Why Responsive Design Does Not Care About Your Customers


Responsive design, like any new technology or technique, does not necessarily increase conversion.

This is because when practicing Web optimization, you are not simply optimizing a design; you are optimizing a customer’s thought sequence. In this experiment, we discovered the impact responsive design has on friction experienced by the customer.

Background: A large news media organization trying to determine whether it should invest in responsive mobile design.

Goal: To increase free trial signups.

Research Question: Which design will generate the highest rate of free trial sign-ups across desktop, tablet and mobile platforms: responsive or unresponsive?

Test Design: A/B multifactorial split test


The Control: Unresponsive design



During an initial analysis of the control page, the MECLABS research team hypothesized that by testing a static page versus an overlay for the free trial, they would learn if visitors were more motivated with a static page as there is no clutter in the background that might cause distraction.

From this, the team also theorized that utilizing a responsive design would increase conversion as the continuity of a user-friendly experience would improve the customer experience across multiple devices.

The design for the control included a background image.


The Treatment: Responsive design



In the treatment, the team removed the background image to reduce distraction and implemented a responsive design to enhance user experience across all devices.


Experiment side by side



The Results: How does responsive design impact conversion?



The responsive design outperformed the control by a relative difference of 56.41%. When we reviewed the control and treatment data across desktop, mobile and tablet devices, here’s what we found:



Free trial sign-ups from desktop and tablet sources increased with the responsive design, however, mobile traffic did not.


What you need to understand

As I mentioned in the opening, responsive design is a limited solution to optimizing the customer experience as its focus is primarily a design solution concerned with size and scale.

Sure, I anticipate some controversy, but responsive design can’t live in a vacuum. It’s not a Hail Mary for optimizing your business online and there are no sacred cows here.

While it may improve the customer experience to a degree, it does not necessarily account for the full scale of changes occurring in the minds of our customers.

Why should it?

That’s not why responsive design was created.

Understanding the true scope of user impact requires you to think outside the idea of responsive design by itself. You have to think about your customers, and if you’re really good – think like them.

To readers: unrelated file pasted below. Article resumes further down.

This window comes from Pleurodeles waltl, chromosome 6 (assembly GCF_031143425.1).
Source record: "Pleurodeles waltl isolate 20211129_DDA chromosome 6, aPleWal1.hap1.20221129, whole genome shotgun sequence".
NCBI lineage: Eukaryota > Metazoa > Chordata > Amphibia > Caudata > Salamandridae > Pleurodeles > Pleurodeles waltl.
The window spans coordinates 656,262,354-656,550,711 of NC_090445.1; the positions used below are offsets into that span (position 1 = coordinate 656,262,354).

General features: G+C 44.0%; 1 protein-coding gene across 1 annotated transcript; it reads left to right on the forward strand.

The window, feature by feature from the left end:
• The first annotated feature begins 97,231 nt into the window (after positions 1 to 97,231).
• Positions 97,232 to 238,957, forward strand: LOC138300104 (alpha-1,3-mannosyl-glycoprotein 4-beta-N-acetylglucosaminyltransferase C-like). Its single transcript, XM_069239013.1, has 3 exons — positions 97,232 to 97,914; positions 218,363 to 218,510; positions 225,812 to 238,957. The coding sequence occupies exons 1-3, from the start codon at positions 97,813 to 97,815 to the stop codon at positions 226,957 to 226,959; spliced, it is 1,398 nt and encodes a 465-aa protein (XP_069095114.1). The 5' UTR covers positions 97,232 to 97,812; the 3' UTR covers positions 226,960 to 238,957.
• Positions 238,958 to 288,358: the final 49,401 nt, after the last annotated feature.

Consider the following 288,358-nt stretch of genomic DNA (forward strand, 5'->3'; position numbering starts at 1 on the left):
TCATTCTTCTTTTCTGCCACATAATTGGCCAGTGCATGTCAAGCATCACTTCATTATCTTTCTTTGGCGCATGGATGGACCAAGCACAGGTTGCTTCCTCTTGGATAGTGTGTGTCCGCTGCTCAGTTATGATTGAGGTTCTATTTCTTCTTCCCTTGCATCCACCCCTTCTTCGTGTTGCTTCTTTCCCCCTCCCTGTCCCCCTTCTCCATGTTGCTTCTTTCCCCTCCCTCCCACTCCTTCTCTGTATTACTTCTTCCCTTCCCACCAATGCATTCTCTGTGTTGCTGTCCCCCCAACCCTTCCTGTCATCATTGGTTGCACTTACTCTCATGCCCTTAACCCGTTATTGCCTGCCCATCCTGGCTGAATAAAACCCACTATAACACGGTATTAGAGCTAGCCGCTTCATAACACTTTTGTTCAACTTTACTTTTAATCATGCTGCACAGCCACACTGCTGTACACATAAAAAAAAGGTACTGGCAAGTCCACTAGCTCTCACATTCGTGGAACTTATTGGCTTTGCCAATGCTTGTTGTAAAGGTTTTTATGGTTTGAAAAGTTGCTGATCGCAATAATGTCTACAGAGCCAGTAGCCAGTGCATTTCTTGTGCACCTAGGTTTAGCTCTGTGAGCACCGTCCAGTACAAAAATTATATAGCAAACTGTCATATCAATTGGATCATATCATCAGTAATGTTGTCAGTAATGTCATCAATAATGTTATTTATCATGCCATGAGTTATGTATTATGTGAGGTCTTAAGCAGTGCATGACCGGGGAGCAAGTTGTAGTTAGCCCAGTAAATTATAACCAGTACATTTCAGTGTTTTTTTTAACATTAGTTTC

You should consider not only how a responsive design will render across a customer’s desktop, tablet and mobile devices, but rather, consider how a customer’s perception of those design changes will affect their decisions.


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Web Optimization Summit Sessions [Interested in more conversion optimization strategies? View 16 free on-demand sessions from Web Opt Summit 2014]

Responsive Design Tested [Learn more about this test in this Web clinic replay]

Landing Page Optimization: What a 29% drop in conversion can teach you about friction [More from the blogs]

LPO: How many columns should you use on a landing page? [More from the blogs]

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  1. Melanie says

    I am having a really hard time understanding why the responsive mobile design would have lower conversion when the control requires the user to scroll horizontally to enter their information. Is it possible the sample size wasn’t large enough? This doesn’t make sense to me. What are your theories?

    1. John Tackett says

      Hi Melanie,

      Great question!

      I wanted to address first that the sample sizes were sufficient for the testing to yield significant results.

      As far as theories go it’s tough to determine absolute cause from one test.
      The bigger picture in my view however, is responsive design ultimately needs to be tested with the same rigor as any other design solve to determine how customers are being impacted by implementation.

      I hope this helps and thank you again for a fantastic question. 🙂


      John Tackett

  2. Ron Gallagher says

    Why when you did all the testing on the responsive / non-responsive with the tables and mobiles, did you not simply turn the tables and or mobile to landscape?

    Surely this is what the customer would do if faced with the layout that lends itself to that format. To my thinking the research seemed floored because of that very simple process was totally ignored.

    1. John Tackett says

      Hi Ron,

      Thank you for your comments.

      I’m not 100% sure I fully understand the connection you’re making between device orientation function and responsive rendering.


      John Tackett

  3. Daniel Eigenman says

    Hi John,
    I remember reading in an earlier (months to years ago – not sure) about the importance of the image as the right image helps the user view the product – i.e. what they’re getting.
    Could it be that one of the reasons the response on the mobile device did not mirror that of the other devices could be because the image is not present on the mobile (due to space I assume)?
    Keep it up the amazing work. You guys are the benchmark in the web-optimising industry.
    Well done!
    Daniel (Perth, Australia)

    1. John Tackett says

      Hi Daniel,

      Thank you for the kind words.

      It is plausible that the image could be a factor in the difference in performance. Definitely would make for a great follow-up test! 🙂


      John Tackett

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